Field Living Conditions

The 2018 archaeology field school will take place in the Central Sierra foothills of California. Information on camp living, weather, basic expectations, safety, and transportation is below.

Camp Living

Participants will camp outdoors for the entire four-week field session. All food is provided as part of the field school, and all meals are prepared by the field school participants as a community effort. Breakfast usually consists of oatmeal or other cereal, fruit, coffee, and juice. Lunch, which is packed before leaving the camp for the dig site, typically includes a sandwich, crackers or chips, a sweet snack, and fruit. Rotating crews of participants prepare dinner. We accommodate vegetarians, and are sensitive to other basic dietary restrictions (within reason), so please list all such concerns on the application.
Students supply their own tents and sleeping bags. The field school provides a large communal tent for camp meetings and food preparation. Electricity is not available at the campsite. Enclosed solar showers and restrooms are constructed for privacy.


Summers in interior Northern California are hot and dry. Temperatures greater than 90 degrees are typical and extreme heat (100 degrees or higher) is possible. Overnight temperatures can drop into the mid 50s or lower. While rain is uncommon in the summer months, brief showers or thunderstorms can occur. Sun protection including wide-brimmed hats, long sleeves, and sunscreen are recommended. Layered clothing is recommended to accommodate changing conditions. See The Accommodations page for additional environmental safety concerns.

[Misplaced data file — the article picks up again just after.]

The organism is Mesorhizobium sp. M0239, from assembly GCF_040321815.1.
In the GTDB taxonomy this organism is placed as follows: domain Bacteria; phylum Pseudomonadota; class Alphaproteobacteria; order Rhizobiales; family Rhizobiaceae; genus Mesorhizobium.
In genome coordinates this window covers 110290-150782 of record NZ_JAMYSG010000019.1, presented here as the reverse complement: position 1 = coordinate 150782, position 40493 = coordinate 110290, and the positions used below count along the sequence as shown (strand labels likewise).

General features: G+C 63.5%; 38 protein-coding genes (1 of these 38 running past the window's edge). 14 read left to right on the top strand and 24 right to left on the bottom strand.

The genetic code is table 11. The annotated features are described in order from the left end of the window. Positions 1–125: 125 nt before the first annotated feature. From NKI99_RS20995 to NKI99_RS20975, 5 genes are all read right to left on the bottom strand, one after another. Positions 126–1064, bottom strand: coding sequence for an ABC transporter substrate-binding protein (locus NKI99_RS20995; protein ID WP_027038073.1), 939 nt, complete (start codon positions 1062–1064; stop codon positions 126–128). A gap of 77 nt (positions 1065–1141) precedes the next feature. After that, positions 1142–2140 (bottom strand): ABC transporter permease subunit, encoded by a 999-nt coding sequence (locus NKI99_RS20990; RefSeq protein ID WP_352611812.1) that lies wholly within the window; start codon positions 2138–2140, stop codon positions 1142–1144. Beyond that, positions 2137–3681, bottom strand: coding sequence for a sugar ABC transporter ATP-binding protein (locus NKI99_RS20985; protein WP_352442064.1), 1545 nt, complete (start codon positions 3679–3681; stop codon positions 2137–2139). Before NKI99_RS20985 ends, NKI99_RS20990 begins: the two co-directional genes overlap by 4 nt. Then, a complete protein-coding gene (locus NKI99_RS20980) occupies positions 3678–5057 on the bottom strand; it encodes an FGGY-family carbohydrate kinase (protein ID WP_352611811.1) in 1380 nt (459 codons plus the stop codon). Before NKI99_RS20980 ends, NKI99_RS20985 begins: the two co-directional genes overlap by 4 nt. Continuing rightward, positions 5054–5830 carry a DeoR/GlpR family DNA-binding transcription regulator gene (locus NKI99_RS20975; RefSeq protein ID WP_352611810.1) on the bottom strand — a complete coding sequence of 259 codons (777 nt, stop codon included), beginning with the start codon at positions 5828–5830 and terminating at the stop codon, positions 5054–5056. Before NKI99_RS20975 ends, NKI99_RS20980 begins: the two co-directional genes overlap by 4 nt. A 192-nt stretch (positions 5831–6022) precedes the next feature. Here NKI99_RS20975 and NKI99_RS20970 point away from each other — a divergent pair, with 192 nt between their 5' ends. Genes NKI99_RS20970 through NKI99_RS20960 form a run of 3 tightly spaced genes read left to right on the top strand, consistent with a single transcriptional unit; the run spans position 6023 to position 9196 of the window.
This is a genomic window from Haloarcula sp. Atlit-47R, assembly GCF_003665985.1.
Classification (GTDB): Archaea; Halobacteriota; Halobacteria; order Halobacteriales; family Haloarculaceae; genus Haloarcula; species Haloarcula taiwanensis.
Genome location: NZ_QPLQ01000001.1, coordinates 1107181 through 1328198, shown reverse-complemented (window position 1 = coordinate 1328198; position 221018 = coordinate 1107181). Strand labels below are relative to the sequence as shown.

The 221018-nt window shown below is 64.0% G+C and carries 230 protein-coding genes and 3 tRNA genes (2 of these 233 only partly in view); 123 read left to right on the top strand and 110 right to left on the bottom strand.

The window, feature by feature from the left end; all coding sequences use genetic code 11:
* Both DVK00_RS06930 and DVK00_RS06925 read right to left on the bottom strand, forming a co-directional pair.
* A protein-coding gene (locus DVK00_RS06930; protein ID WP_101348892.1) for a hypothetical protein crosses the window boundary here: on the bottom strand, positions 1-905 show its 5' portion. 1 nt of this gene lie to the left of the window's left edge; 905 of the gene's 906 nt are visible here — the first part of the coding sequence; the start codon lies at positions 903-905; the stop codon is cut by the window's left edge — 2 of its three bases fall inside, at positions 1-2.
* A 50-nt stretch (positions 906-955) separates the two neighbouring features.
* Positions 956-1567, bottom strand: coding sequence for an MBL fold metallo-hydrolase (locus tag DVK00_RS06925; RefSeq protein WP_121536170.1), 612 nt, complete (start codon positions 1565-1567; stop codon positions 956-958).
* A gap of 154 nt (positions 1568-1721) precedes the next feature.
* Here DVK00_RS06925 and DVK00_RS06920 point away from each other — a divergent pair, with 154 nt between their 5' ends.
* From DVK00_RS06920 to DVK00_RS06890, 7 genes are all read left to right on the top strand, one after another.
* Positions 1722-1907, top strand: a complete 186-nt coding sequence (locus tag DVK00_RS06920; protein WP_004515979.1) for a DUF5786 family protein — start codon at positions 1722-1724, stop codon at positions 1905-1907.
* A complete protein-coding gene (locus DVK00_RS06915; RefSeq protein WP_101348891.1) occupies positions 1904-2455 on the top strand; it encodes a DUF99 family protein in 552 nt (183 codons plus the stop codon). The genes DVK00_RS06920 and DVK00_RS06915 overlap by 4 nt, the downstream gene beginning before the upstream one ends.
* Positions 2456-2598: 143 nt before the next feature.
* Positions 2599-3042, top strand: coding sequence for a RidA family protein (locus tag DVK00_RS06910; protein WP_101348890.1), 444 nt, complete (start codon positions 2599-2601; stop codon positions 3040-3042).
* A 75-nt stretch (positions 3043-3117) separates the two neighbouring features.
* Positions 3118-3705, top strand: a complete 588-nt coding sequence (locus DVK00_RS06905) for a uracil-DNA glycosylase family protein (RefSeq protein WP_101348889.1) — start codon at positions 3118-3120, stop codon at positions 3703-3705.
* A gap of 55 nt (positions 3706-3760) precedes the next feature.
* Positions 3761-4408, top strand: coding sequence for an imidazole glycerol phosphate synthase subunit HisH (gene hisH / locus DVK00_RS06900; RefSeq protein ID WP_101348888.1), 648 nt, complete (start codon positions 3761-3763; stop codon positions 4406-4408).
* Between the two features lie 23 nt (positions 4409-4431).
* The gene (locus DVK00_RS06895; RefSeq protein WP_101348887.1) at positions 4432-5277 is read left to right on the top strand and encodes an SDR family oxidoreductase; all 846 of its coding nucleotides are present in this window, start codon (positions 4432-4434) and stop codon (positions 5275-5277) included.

Basic Expectations

Be prepared for hard, physical work and life without typical amenities and comforts. Students are expected to be participate in all aspects of the field effort for the entire duration of the four-week course. Work will proceed Monday through Saturday of each week with Sundays available for personal time.


Field research entails certain risks. Compliance with safety procedures is essential. The Department of Anthropology has prepared field safety guidelines encompassing water sources, sanitary facilities, hygiene, medical cautions including vaccinations and first aid, fire safety, skin protection, wildlife, dangers associated with archaeological excavation, and avoidance of becoming lost. All participants are expected to have read and be familiar with these guidelines.


The field school will provide transportation to and from the camp and work sites, as well as on excursions. Students who are interested in driving their own vehicles must obtain permission from the field directors.